But who said they did? In line with the traditions of modern sociology and sociolinguistics, Rieder is simply interested in cultural hybridity, and is hungry to describe it in King. But description, be it ever so elegant, is not always enlightening. The Georgetown sociolinguist Ralph Fasold once observed about his discipline which includes the ethnography of communication that “a really successful theory will eventually lead to surprises, and I am not sure we have yet been really surprised.”
For example, King was the son of a preacher and grew up in the segregated South; he trained as a minister with white students and became a public figure. Ergo, he could both talk trash with black friends and expound on philosophy with whites. This is not surprising, and I am unsure that readers will typically be inclined to follow Rieder through his lengthy disquisition as to why it apparently should be. A multifaceted cultural identity and linguistic repertory is a worldwide norm.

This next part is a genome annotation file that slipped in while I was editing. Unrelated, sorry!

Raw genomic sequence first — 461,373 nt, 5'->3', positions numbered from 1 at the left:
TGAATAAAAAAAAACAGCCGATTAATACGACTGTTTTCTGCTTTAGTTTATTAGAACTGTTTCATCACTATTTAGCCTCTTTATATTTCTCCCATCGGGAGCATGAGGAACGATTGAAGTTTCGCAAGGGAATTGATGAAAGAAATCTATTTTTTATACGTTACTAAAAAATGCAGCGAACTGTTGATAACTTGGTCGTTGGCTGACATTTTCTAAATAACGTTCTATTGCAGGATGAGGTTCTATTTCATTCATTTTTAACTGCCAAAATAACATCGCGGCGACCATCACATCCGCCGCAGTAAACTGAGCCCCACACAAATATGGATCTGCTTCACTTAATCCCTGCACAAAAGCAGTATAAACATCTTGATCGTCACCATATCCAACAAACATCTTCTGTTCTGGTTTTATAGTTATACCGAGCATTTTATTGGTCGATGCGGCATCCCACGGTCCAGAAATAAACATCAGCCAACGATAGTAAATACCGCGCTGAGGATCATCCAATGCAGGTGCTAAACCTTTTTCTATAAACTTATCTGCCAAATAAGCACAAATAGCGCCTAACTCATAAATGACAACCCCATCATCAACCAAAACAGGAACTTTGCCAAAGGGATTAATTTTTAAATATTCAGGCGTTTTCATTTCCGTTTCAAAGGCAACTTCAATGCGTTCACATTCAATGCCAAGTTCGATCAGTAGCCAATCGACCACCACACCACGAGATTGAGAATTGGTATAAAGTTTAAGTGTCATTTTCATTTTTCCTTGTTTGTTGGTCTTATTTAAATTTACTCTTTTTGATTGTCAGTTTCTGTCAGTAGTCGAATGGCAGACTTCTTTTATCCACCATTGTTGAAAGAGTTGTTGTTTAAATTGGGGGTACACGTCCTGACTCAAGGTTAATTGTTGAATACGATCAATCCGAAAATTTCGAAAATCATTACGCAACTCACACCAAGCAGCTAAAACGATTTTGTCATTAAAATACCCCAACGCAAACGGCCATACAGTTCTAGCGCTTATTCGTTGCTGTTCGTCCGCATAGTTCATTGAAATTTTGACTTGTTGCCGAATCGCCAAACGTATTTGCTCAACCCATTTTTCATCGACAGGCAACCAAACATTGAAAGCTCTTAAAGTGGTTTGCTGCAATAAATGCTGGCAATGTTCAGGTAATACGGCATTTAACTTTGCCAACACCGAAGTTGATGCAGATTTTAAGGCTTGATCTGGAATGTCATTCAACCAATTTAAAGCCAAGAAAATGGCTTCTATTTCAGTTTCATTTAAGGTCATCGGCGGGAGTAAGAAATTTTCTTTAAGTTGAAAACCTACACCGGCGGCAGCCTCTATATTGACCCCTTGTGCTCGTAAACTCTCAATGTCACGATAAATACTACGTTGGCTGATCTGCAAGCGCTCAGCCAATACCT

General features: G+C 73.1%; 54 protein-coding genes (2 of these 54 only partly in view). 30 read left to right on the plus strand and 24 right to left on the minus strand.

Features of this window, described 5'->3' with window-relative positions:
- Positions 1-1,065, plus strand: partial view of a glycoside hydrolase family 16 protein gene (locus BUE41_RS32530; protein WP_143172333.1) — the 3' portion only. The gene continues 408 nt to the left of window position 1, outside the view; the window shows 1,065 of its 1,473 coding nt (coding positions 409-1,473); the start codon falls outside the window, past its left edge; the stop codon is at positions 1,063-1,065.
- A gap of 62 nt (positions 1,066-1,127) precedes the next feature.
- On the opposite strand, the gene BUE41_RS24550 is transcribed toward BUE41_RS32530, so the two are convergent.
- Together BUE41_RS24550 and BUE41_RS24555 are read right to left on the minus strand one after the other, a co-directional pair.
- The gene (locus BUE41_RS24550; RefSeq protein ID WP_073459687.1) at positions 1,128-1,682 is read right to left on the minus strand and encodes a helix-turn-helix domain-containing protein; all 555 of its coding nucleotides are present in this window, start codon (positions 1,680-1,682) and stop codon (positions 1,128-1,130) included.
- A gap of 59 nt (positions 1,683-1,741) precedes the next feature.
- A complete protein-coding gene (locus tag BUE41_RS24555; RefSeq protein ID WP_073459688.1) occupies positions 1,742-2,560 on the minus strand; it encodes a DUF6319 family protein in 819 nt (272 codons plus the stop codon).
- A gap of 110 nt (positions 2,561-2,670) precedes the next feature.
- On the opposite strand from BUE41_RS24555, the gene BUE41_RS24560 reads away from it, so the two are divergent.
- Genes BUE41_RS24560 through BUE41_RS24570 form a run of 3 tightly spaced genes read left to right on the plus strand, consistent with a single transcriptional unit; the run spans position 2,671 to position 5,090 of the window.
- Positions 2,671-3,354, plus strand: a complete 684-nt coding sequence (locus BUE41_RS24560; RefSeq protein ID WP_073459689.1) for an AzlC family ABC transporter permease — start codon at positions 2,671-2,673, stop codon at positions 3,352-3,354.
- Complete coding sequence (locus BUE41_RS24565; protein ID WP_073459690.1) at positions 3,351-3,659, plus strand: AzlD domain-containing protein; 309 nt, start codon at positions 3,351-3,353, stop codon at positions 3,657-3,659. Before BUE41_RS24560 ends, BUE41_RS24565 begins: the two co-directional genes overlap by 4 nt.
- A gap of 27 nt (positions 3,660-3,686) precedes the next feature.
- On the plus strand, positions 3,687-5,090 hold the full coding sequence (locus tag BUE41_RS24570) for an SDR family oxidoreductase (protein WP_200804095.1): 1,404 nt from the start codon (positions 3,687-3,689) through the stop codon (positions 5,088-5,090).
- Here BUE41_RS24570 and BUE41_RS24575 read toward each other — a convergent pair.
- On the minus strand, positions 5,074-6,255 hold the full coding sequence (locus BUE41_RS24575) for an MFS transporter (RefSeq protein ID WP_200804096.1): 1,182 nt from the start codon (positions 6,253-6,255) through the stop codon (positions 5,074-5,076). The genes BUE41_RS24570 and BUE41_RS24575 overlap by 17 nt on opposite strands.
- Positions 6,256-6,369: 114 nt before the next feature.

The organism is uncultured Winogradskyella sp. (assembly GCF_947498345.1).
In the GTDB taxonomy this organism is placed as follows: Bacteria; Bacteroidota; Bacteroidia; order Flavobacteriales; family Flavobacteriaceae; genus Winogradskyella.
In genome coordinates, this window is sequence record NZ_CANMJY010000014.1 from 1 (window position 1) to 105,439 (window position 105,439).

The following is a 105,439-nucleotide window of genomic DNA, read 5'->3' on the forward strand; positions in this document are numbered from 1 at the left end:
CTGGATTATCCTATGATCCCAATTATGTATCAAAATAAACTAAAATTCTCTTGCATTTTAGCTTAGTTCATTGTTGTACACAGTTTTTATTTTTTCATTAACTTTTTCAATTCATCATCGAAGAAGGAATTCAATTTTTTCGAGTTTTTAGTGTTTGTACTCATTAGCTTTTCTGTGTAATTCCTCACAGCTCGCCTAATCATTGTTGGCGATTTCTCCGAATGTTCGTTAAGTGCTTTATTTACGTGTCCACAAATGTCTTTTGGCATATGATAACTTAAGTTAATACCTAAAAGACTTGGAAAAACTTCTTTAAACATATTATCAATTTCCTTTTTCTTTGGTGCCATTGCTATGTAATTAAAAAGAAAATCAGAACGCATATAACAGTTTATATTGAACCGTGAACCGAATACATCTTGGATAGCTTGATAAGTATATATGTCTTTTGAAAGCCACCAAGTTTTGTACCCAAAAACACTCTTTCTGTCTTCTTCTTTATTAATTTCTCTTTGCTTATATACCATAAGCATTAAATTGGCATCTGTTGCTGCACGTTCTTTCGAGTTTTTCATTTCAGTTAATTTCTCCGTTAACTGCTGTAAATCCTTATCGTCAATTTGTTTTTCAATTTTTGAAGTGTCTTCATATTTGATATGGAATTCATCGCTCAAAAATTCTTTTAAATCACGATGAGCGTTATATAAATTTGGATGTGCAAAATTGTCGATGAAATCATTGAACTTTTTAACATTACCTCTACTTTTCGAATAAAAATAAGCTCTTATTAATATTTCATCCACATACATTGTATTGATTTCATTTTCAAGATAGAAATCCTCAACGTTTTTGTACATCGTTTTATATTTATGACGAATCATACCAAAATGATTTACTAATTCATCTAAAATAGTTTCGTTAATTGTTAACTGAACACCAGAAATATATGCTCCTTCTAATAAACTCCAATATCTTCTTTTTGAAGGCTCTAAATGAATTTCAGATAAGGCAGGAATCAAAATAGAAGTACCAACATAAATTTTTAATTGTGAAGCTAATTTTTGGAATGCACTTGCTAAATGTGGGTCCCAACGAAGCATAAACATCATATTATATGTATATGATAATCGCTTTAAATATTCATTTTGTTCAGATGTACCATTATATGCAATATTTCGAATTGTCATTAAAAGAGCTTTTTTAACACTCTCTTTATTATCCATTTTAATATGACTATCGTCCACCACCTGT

On the other hand, I have always been quite surprised awe-struck, in fact that King and his associates persuaded so many to espouse nonviolence and get beaten in the streets. Rieder’s main interest in this topic? That King’s references to Exodus and Jesus were intended not as mere narrative, but as exhortation to action. Once again, I presume we already knew that, even if it is phrased along the lines of “King tried to prompt action through evocative rhetoric and metaphoric parallels.”
Rieder is excellent when he undertakes thorough descriptions of how King used language just as one might describe each line in a Jay Leno monologue and explain exactly why it was funny, on the basis of shared background information, use of pauses and facial expression, and so on. This would be, though, an academic feat, much like the bulk of Rieder’s book. That is not inherently a bad thing; the book will be a gold mine for readers seeking line-by-line analysis of a large number of King’s orations. But it is less stirring than one might wish.